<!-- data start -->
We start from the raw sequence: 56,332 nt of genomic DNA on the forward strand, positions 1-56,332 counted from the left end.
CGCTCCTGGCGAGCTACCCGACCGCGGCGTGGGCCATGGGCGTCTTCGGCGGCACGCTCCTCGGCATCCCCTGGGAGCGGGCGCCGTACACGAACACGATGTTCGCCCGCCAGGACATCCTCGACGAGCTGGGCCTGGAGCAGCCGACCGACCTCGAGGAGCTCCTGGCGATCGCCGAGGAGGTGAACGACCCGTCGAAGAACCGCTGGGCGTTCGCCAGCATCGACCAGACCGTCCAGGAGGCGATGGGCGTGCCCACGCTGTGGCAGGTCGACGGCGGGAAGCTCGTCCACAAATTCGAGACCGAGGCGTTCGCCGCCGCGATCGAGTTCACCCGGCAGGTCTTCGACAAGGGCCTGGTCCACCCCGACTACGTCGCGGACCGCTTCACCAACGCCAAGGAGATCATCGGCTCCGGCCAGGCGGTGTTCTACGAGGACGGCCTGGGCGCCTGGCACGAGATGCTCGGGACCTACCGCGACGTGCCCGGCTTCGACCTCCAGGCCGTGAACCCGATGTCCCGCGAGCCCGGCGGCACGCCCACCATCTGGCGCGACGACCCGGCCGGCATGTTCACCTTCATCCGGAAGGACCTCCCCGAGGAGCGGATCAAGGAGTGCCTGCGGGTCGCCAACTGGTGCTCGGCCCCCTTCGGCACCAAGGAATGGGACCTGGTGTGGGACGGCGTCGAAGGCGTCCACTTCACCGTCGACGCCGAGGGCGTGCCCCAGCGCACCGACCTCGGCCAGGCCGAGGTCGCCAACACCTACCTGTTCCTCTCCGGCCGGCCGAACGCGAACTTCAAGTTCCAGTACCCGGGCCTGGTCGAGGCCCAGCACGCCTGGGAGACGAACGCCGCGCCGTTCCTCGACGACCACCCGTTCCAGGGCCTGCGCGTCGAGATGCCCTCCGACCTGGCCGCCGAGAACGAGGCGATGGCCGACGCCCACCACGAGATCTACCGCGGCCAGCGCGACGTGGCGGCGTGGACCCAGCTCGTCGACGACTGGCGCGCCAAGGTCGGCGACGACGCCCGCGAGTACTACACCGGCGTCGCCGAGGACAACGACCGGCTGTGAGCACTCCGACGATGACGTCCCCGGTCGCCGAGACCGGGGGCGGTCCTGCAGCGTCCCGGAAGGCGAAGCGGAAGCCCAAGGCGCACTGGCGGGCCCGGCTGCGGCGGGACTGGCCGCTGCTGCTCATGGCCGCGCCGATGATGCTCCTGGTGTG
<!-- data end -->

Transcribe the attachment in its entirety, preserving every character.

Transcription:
We start from the raw sequence: 56,332 nt of genomic DNA on the forward strand, positions 1-56,332 counted from the left end.
CGCTCCTGGCGAGCTACCCGACCGCGGCGTGGGCCATGGGCGTCTTCGGCGGCACGCTCCTCGGCATCCCCTGGGAGCGGGCGCCGTACACGAACACGATGTTCGCCCGCCAGGACATCCTCGACGAGCTGGGCCTGGAGCAGCCGACCGACCTCGAGGAGCTCCTGGCGATCGCCGAGGAGGTGAACGACCCGTCGAAGAACCGCTGGGCGTTCGCCAGCATCGACCAGACCGTCCAGGAGGCGATGGGCGTGCCCACGCTGTGGCAGGTCGACGGCGGGAAGCTCGTCCACAAATTCGAGACCGAGGCGTTCGCCGCCGCGATCGAGTTCACCCGGCAGGTCTTCGACAAGGGCCTGGTCCACCCCGACTACGTCGCGGACCGCTTCACCAACGCCAAGGAGATCATCGGCTCCGGCCAGGCGGTGTTCTACGAGGACGGCCTGGGCGCCTGGCACGAGATGCTCGGGACCTACCGCGACGTGCCCGGCTTCGACCTCCAGGCCGTGAACCCGATGTCCCGCGAGCCCGGCGGCACGCCCACCATCTGGCGCGACGACCCGGCCGGCATGTTCACCTTCATCCGGAAGGACCTCCCCGAGGAGCGGATCAAGGAGTGCCTGCGGGTCGCCAACTGGTGCTCGGCCCCCTTCGGCACCAAGGAATGGGACCTGGTGTGGGACGGCGTCGAAGGCGTCCACTTCACCGTCGACGCCGAGGGCGTGCCCCAGCGCACCGACCTCGGCCAGGCCGAGGTCGCCAACACCTACCTGTTCCTCTCCGGCCGGCCGAACGCGAACTTCAAGTTCCAGTACCCGGGCCTGGTCGAGGCCCAGCACGCCTGGGAGACGAACGCCGCGCCGTTCCTCGACGACCACCCGTTCCAGGGCCTGCGCGTCGAGATGCCCTCCGACCTGGCCGCCGAGAACGAGGCGATGGCCGACGCCCACCACGAGATCTACCGCGGCCAGCGCGACGTGGCGGCGTGGACCCAGCTCGTCGACGACTGGCGCGCCAAGGTCGGCGACGACGCCCGCGAGTACTACACCGGCGTCGCCGAGGACAACGACCGGCTGTGAGCACTCCGACGATGACGTCCCCGGTCGCCGAGACCGGGGGCGGTCCTGCAGCGTCCCGGAAGGCGAAGCGGAAGCCCAAGGCGCACTGGCGGGCCCGGCTGCGGCGGGACTGGCCGCTGCTGCTCATGGCCGCGCCGATGATGCTCCTGGTGTG